Transparent DOJ: An Oxymoron


In yet another example of hyper-secrecy on the part of the Bush Administration, ProPublica reports on the Department of Justice’s internal ethics watchdog, the Office of Professional Responsibility.  The office’s role is to investigate misconduct by DOJ attorneys, a role that is greatly compromised by the fact that the investigators are not independent – they answer to the attorney general. Earlier this year, Slate referred to the office as No Bark, No Bite.  ProPublica links to a story from the Los Angeles Times reporting that the OPR has stopped issuing regular public reports.  As the Times writes, since Sept. 11, the office has taken on “some of the weightiest issues in government — examining the role Justice’s lawyers played in formulating administration interrogation policies for suspected terrorists and in endorsing a National Security Agency program of warrantless electronic surveillance.” According to 2006 congressional testimony by then-AG. Alberto Gonzalez, Bush halted the investigation into the domestic spying program by denying the OPR investigators security clearances.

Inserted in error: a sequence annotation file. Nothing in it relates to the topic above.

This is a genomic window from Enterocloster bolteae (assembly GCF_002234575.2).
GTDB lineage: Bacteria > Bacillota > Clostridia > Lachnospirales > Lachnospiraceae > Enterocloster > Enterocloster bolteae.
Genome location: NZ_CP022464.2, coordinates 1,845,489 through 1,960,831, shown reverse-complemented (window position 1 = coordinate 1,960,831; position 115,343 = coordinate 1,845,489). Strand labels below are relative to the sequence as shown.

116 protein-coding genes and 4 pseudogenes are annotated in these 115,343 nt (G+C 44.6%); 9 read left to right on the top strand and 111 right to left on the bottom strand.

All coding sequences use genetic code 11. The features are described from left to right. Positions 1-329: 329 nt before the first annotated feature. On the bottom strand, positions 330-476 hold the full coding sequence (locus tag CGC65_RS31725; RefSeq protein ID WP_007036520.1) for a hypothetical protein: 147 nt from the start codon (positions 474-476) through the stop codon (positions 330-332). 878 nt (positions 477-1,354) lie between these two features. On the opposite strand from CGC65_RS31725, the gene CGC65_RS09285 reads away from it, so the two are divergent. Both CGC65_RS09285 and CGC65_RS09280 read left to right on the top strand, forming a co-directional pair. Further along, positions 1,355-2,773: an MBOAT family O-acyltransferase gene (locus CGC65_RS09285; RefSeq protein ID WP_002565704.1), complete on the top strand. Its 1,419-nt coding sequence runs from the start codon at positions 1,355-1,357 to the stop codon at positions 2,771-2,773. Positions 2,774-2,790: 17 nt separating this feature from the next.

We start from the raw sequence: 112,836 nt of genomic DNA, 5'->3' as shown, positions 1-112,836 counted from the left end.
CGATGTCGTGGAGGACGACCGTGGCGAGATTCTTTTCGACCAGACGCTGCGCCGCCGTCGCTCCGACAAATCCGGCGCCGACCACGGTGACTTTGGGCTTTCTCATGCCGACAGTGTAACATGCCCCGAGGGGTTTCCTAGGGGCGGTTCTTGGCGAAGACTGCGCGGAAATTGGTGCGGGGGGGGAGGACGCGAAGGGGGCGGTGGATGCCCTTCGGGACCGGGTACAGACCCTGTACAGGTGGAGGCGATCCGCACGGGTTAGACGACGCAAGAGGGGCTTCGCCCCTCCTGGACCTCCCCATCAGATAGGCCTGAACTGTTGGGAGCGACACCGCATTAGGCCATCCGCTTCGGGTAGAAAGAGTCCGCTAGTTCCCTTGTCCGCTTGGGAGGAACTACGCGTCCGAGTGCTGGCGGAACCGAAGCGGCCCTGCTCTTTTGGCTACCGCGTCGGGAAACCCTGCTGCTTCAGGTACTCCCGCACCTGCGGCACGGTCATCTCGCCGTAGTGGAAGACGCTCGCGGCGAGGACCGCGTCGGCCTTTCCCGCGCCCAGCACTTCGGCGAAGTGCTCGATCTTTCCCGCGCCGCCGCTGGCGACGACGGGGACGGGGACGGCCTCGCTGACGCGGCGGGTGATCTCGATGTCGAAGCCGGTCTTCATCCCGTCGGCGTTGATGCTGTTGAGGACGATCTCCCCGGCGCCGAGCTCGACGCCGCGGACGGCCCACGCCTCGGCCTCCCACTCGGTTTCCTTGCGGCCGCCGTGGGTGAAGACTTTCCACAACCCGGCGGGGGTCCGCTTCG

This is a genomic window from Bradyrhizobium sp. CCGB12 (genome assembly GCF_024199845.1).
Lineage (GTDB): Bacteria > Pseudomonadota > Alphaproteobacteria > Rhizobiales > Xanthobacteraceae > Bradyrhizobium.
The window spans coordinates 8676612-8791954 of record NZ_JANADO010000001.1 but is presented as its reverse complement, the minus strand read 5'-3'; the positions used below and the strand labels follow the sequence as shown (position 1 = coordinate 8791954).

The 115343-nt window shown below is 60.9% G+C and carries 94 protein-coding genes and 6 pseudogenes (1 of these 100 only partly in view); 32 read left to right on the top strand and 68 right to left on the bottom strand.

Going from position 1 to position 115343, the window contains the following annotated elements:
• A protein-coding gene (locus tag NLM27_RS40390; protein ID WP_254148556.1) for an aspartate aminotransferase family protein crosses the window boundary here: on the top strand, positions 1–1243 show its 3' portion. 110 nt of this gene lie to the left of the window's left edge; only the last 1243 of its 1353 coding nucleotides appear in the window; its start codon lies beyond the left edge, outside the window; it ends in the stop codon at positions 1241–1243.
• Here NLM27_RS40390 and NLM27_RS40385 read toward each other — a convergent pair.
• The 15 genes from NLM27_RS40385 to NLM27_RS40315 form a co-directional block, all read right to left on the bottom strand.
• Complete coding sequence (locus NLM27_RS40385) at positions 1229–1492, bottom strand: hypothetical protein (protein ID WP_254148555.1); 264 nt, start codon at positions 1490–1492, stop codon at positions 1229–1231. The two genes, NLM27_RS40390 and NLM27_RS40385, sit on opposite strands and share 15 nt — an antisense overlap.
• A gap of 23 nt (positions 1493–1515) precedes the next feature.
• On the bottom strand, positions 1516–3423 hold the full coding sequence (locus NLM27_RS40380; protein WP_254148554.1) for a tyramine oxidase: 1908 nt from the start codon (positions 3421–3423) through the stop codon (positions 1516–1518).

When Bush took office in 2001, DOJ reversed a policy instituted by Janet Reno when she became AG in 1993 of issuing public reports on OPR investigations of department attorneys found to have committed professional misconduct. Reno’s motivation was to bolster confidence in the department.  Fear of public embarrassment would keep federal prosecutors from misusing their powerful positions.  During her nearly eight-year tenure at Justice, Reno “authorized the release of two dozen public summaries of misconduct cases — including one against then-FBI Director William S. Sessions,” The Times reported.

Bush’s DOJ says the reason they changed the policy was because of a lack of resources, as well as wanting to protect the “privacy rights of individual attorneys facing accusations,” according to The Times.

OPR is required to produce annual public reports summarizing its work, but it is over two years behind. In June, the office released its report for 2005.  As The Times reports, many investigations undertaken during the tenure of Atty. Gen. Alberto R. Gonzales remain under wraps, and will remain hidden at least until a new administration takes over.